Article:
CRISIS IN KOSOVO
March 9, 1998
In the Serbian province of Kosovo, clashes between ethnic Albanians and Serbian authorities have left scores dead and many more wounded. In the provincial capital Pristina today, an estimated 50,000 people protested the killings in a peaceful rally. Following a background report, Margaret Warner and guests discuss the recent violence and the future of the region.
A RealAudio version of this segment is available.
March 9, 1998
A discussion on the recent violence in Kosovo.
March 3, 1998
Bosnian President Ejup Ganic talks about the chance for peace in Bosnia.
April 1, 1997
Civil war spreads over Albania
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The Albanian home page.
MARGARET WARNER: More than 200 people have died since 1989 in violence between Kosovo's Albanian majority and Serb authorities in the province. Kosovo is considered part of Serbia. But nearly 90 percent of Kosovo's 2 million people are Albanian and Muslim.
Kosovo's place in history.
The small province is strategically located, just South of the two Yugoslav republics of Serbia and Montenegro; and just North of two other countries, Albania and the former Yugoslav republic of Macedonia. Serbs and Muslims have been fighting over Kosovo for hundreds of years. As elsewhere in the Balkans, the Serb-Kosovar differences are rooted in centuries of ethnic and religious conflict and differing interpretations of history. But the current tensions go back just a couple of decades to the Tito era. In 1974, Yugoslavia's Communist ruler recognized the Albanian majority in Kosovo by granting the province autonomy within Serbia. For the first time, Albanian Muslims had virtual control over Kosovo's internal affairs. But Serbs in Kosovo and in Serbia, itself, never fully accepted Tito's decision. Serb nationalists revere Kosovo as the cradle of their civilization, dating back nearly 2,000 years, when their forebears there embraced Orthodox Christianity. They view the Muslims who inhabit Kosovo today as infidels.
1989: The 600-year anniversary of the battle of Kosovo.
The Serbs' resentment towards the Albanian Kosovars reached a crescendo in 1989, when thousands of Serbs converged on an ancient battlefield to commemorate the 1389 battle of Kosovo. Serbia lost that encounter to an invading army of Muslim Turks, ushering in centuries of Ottoman rule. But the 600-year-old battle remains a shameful symbol to Orthodox Serbs, and they have vowed to avenge the defeat ever since. As Yugoslavia began fracturing after Tito's death, Slobodan Milosevic, who was then the Communist Party boss of Serbia and is now Yugoslavia's president, saw a political opportunity in Kosovo. He vowed to protect local Serbs and to revoke the province's autonomy.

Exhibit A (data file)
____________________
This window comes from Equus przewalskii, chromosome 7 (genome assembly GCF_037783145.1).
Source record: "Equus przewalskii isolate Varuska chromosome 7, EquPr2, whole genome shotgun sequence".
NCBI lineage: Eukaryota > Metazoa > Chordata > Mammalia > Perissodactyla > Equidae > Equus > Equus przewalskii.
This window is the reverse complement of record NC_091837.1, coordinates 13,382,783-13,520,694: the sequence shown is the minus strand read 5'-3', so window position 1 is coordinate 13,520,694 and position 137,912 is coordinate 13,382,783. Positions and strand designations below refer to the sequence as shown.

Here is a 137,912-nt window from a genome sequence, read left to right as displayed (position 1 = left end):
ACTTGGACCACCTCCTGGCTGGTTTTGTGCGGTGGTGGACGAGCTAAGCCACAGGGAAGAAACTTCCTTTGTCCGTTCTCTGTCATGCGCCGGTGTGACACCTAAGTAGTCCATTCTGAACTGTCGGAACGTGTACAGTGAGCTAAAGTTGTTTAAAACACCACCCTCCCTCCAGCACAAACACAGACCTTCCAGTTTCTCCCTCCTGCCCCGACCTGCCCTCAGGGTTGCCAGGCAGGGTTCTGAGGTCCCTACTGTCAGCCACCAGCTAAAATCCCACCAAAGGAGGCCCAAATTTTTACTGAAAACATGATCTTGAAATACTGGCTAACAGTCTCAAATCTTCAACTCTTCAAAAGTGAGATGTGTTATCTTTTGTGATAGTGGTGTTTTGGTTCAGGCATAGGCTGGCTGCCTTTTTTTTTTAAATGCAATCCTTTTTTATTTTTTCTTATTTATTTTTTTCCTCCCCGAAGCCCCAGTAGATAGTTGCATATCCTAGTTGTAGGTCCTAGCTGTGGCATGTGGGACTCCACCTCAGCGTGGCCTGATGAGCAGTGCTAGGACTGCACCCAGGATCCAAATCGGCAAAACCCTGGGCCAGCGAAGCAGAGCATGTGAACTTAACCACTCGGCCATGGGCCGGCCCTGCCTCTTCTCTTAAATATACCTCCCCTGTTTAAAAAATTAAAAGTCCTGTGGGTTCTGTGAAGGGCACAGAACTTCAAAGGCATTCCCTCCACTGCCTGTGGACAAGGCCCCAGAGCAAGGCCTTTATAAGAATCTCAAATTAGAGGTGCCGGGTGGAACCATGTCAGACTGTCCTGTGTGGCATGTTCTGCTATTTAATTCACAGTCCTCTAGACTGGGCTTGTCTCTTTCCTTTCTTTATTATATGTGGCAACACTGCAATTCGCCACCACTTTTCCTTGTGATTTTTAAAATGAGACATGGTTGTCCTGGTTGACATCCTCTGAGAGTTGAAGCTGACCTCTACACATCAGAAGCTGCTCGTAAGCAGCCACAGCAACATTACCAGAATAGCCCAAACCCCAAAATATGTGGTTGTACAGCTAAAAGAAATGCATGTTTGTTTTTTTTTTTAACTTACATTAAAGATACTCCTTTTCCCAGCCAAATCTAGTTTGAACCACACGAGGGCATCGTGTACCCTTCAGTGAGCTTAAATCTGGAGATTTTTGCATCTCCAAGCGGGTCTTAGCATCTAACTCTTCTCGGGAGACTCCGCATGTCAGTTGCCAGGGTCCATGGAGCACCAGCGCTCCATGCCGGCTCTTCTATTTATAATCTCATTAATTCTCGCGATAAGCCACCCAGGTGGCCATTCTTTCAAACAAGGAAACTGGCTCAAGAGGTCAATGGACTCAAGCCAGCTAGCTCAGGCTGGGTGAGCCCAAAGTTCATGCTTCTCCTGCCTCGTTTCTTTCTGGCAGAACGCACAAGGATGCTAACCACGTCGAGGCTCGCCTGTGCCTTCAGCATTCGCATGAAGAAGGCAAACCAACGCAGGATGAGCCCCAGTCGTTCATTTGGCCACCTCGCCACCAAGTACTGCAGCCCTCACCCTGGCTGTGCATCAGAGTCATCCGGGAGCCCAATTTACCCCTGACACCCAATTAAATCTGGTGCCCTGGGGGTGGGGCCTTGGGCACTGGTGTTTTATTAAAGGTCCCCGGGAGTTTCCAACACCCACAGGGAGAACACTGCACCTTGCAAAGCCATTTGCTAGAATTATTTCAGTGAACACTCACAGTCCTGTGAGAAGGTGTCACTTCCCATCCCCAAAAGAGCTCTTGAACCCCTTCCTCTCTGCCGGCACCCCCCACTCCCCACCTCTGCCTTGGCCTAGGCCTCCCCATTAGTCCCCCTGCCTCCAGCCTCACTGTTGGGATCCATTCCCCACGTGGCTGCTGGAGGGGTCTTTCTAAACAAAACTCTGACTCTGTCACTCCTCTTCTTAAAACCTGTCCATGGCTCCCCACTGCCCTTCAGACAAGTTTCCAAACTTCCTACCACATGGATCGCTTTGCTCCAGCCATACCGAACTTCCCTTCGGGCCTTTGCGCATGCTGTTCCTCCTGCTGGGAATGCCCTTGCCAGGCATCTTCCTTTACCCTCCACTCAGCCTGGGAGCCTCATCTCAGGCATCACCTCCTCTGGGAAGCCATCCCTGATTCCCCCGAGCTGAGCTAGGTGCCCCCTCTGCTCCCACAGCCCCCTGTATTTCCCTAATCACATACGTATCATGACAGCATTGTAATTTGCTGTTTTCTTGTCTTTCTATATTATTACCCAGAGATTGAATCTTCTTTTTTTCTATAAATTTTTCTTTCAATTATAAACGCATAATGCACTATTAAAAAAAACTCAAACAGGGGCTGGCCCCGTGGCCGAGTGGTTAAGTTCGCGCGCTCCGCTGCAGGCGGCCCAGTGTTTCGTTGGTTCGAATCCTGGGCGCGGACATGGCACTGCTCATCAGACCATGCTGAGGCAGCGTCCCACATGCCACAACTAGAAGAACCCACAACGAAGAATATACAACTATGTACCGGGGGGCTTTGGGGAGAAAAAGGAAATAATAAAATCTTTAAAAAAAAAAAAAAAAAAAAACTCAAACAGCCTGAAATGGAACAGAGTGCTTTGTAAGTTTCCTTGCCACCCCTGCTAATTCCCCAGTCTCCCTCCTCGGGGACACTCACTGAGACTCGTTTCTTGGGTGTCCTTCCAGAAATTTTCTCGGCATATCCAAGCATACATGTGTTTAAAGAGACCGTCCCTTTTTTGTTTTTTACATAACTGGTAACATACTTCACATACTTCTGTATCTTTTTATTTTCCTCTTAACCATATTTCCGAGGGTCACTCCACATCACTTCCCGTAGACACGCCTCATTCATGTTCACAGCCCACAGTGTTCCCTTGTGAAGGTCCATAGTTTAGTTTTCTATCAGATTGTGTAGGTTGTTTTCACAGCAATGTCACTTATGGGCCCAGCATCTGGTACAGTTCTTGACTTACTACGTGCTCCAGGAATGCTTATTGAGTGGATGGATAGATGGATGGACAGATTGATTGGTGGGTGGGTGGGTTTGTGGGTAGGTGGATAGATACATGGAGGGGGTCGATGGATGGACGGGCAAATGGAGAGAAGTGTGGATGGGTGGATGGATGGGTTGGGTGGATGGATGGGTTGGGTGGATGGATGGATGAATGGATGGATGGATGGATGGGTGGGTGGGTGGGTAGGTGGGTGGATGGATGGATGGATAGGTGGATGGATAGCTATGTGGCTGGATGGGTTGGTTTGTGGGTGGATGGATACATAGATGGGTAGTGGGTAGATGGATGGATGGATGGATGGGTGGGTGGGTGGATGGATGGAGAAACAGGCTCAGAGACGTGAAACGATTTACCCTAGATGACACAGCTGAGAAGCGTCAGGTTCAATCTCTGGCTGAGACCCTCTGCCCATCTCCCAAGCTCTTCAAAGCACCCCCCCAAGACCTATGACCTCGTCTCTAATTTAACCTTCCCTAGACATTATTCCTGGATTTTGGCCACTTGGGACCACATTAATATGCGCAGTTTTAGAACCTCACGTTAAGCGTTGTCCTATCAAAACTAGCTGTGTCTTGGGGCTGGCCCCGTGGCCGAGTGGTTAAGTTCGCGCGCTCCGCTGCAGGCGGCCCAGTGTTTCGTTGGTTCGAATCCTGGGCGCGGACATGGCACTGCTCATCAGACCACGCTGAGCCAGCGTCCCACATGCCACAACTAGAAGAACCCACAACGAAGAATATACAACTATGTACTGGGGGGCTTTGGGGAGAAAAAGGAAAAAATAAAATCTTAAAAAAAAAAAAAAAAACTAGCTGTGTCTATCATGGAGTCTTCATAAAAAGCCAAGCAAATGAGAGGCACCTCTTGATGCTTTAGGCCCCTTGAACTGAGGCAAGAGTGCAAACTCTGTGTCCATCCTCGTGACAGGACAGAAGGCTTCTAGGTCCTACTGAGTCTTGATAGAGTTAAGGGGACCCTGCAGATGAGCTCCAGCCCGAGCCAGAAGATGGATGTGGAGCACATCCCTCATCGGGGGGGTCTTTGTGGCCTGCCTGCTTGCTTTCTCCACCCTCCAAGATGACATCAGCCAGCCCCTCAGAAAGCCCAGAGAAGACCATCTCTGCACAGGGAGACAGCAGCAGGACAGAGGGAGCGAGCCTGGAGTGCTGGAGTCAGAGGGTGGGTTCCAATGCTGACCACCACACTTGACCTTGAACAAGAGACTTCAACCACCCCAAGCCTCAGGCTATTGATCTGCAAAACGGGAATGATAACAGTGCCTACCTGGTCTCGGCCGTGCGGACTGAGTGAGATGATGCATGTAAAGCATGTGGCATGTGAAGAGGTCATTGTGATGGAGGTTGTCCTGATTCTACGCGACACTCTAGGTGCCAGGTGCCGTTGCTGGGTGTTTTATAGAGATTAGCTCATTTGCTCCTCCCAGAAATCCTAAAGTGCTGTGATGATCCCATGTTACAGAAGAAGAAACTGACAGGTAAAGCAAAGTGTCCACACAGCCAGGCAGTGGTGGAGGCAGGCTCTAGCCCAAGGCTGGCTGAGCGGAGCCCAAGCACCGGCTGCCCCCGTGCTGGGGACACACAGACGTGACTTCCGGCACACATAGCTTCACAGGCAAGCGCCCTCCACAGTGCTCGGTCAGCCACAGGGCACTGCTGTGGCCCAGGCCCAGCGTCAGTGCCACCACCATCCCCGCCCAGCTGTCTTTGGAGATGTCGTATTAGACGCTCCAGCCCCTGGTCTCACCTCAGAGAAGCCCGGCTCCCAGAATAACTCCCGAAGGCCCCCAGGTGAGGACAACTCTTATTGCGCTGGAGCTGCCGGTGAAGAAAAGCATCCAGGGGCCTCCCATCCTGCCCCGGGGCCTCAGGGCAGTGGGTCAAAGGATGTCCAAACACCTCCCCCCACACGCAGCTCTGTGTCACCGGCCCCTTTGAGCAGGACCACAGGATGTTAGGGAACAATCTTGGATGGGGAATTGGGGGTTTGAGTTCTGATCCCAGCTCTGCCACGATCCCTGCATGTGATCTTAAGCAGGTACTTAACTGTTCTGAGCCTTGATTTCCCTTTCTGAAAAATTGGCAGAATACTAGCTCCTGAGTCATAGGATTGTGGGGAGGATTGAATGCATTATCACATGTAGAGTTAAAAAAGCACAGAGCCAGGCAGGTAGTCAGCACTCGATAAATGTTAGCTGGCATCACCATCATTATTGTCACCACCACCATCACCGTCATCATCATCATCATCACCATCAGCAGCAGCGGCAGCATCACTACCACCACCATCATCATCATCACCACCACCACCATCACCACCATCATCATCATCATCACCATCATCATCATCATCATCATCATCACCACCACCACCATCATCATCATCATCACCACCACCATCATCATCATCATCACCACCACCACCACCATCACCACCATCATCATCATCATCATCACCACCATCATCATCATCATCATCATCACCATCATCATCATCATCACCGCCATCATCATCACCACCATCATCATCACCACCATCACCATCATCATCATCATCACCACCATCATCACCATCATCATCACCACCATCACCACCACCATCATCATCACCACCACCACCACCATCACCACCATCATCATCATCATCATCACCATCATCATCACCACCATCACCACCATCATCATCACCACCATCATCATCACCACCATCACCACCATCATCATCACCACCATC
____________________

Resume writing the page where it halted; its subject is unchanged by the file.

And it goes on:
By late 1989, Milosevic had done just that and had put Serbs in control of Kosovo's local government. Albanian Kosovars accuse the Serbs of instituting a police state to terrorize the Albanian majority and of trying to force Albanians to leave Kosovo to reverse the province's ethnic and religious balance. The Albanians responded by boycotting the Serb-run institutions and creating their own parallel government in Kosovo under the leadership of Ibrahim Rugova. Their stated goal was simply a restoration of Kosovo's autonomy.
The emergence of the Kosovo Liberation Army.
Then, last year, a new, more militant force emerged, the so-called Kosovo Liberation Army, or KLA. Its members advocate armed struggle. Their goal is Kosovo's independence and possible unification with Albania. The KLA has clashed repeatedly with the Serb authorities. Late last month KLA fighters killed four Serb policemen. The Serbs launched this past week's violent crackdown in retaliation for those killings. Now the United States and European governments are trying to head off more violence. Representatives of the so-called contact group of six nations that monitor developments in the former Yugoslavia--the U.S., Britain, France, Germany, Italy, and Russia--convened in London today. They agreed on a comprehensive arms embargo and other steps against Yugoslavia. Russia agreed to support only some of the measures, however. Separately, U.N. Secretary-General Kofi Annan said he will urge the Security Council to extend the current U.N. troop presence in neighboring Macedonia beyond the scheduled August 31 withdrawal date.
KOFI ANNAN, U.N. Secretary-General: In light of the recent developments, I think we all have to reconsider our approach. And I'm confident that the member states will take a second look and not insist on withdrawing the troops from Macedonia.
MARGARET WARNER: Thus far, Yugoslav Leader Milosevic has rejected all international appeals, insisting that the unrest in Kosovo is an internal matter.